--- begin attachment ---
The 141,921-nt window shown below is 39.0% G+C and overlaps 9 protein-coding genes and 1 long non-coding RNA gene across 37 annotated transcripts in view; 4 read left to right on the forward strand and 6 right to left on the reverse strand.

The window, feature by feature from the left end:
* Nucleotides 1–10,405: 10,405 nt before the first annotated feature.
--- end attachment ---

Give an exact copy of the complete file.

The 141,921-nt window shown below is 39.0% G+C and overlaps 9 protein-coding genes and 1 long non-coding RNA gene across 37 annotated transcripts in view; 4 read left to right on the forward strand and 6 right to left on the reverse strand.

The window, feature by feature from the left end:
* Nucleotides 1–10,405: 10,405 nt before the first annotated feature.